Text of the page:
WIP: Beginnings Are Hard


In the morning, my little girl went to spend the morning with her grandparents, so that gave me some breathing room. In the afternoon, we went to my regular marketing meeting, and that was slow because I need less talking and more doing. In the evening, I had designs on getting more work done, but that didn’t work out.

I wish the pace of content creation was faster, but overall I’m very happy with how things are coming together. I’m very close to fully understanding what it is I need to do (other than write books), and closer all the time to having all that infrastructure in place. I don’t mention it every day in this space, but I do work every day on those two problems, and when I step back and look at the big picture of what I’m trying to do, and who I’m trying to be, I’m surprised and impressed with how close I’m getting.

So, there’s that.

Vampires Versus Comicon

 [Cover of Vampires Versus Comicon: A Novel by T.F. Torrey] In the beginning of this book, as in the beginning of most books, readers know nothing. For some stories (Long Way Home comes to mind), not knowing what is going on is part of the fun. For many, however, including this one, it is very important to ground the reader in time and place and situation, as well as providing the details necessary for them to visualize the characters, in the opening chapters—all while getting things rolling and not bogging down. That’s challenging—not the hardest or most unpleasant work, and kind of fun and interesting, but challenging nonetheless—but the worst part is that progress as measured by words per hour is slow, and that makes it feel like spinning wheels. All the detail also tends to make the scenes and chapters longer than those that follow, which can make them feel heavy. In contrast, scenes in the middle are quicker because they only have to refer to or build on the established baseline, and the ending scenes can absolutely fly.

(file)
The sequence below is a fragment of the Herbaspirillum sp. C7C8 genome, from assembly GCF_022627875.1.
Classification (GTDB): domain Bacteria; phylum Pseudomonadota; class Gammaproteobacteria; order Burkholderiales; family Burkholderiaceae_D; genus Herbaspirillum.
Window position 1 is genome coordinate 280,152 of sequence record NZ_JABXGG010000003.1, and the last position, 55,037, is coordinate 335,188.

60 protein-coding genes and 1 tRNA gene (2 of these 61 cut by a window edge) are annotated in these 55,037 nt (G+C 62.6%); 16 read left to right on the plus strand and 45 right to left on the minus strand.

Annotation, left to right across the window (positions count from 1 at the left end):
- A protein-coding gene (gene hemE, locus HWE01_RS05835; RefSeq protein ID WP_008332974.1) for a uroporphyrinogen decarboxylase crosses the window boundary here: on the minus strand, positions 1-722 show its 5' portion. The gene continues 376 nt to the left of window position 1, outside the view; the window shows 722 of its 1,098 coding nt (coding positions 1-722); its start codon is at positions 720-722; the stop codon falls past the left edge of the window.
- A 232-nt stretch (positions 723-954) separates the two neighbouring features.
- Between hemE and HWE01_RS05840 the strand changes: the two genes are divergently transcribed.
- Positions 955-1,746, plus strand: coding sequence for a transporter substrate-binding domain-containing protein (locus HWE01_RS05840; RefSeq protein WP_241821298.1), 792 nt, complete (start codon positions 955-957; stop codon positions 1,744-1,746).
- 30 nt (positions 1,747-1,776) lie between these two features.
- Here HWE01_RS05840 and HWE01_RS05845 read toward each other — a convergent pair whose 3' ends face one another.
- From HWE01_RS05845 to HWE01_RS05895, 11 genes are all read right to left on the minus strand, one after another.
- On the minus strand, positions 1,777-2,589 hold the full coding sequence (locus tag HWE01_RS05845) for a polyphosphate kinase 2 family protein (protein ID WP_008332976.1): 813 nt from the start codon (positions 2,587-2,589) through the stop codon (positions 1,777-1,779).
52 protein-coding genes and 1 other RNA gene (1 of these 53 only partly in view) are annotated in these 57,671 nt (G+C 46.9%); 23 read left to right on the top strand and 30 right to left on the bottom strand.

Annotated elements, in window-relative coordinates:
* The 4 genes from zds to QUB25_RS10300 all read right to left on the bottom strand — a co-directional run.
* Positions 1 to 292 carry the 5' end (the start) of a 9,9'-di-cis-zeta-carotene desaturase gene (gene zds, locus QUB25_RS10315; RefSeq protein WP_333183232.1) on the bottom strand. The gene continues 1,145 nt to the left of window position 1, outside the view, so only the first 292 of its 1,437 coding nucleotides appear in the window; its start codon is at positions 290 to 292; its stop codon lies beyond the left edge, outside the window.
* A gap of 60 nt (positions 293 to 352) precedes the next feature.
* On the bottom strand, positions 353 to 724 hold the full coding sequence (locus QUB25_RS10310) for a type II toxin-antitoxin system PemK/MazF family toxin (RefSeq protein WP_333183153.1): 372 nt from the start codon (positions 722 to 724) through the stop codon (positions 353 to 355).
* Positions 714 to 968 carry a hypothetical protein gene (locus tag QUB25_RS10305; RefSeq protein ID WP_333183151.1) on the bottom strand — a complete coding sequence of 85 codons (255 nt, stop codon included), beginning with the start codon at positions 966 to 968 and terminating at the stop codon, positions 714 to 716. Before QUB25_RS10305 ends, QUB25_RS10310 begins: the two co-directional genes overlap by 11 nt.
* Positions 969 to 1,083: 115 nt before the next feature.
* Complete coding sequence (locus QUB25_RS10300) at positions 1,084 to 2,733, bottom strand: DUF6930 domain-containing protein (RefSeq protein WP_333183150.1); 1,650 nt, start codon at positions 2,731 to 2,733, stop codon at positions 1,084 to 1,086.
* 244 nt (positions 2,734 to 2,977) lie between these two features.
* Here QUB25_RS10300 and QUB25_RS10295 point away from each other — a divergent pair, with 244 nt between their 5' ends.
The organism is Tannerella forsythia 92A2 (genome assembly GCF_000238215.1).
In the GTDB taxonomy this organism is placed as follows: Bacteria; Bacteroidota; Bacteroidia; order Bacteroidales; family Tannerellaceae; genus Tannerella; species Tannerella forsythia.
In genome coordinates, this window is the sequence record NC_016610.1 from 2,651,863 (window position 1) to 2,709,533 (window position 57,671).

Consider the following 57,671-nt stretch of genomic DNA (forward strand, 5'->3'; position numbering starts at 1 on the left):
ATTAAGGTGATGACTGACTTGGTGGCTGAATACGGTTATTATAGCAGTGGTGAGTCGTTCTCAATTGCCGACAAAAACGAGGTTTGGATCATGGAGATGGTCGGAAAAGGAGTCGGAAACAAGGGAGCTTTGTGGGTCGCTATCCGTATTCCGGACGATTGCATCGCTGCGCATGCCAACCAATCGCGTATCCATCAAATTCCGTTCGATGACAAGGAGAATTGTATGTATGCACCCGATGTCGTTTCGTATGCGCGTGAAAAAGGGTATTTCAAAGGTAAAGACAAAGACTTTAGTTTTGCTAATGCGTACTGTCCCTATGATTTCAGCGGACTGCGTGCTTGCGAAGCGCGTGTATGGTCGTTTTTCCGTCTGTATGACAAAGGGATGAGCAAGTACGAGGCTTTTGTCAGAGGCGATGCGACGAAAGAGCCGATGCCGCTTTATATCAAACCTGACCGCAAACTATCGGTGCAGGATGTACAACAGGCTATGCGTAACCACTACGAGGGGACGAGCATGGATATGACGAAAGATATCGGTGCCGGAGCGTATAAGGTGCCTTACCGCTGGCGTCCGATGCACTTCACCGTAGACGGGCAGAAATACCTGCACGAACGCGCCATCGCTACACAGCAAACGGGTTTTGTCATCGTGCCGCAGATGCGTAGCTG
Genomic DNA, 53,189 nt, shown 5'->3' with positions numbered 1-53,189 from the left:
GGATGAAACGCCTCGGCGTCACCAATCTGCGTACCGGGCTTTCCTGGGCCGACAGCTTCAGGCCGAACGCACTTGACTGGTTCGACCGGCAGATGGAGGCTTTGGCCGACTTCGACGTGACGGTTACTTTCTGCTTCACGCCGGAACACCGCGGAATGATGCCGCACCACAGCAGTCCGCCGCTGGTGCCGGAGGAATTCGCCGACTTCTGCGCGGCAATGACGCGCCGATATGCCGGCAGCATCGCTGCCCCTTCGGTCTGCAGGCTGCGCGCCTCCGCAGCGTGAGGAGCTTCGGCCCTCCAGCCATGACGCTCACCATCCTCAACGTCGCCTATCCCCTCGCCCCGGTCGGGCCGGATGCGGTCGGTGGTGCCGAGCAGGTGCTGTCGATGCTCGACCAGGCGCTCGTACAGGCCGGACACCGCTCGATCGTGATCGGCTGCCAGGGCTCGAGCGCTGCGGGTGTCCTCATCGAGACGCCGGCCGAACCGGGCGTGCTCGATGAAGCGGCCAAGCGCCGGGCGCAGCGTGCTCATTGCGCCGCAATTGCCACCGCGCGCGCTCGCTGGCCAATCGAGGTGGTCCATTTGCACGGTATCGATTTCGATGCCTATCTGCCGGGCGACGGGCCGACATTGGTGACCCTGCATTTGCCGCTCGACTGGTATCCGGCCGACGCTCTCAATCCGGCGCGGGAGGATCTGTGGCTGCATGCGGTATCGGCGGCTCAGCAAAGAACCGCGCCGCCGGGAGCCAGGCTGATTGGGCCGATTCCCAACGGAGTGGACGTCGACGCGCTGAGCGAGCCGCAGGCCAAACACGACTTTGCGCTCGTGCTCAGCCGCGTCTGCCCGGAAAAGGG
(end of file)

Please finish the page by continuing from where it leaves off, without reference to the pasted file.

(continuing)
Which is a long way of saying that my time and mental energy today didn’t produce a satisfying product of words.

And what’s worse, when I look at the projects I have planned and their optimal production times, I’m tempted to shuffle this project to the back of the pile. If I don’t want that to happen, I’d better get it done soon.

And the next four days is Comicon.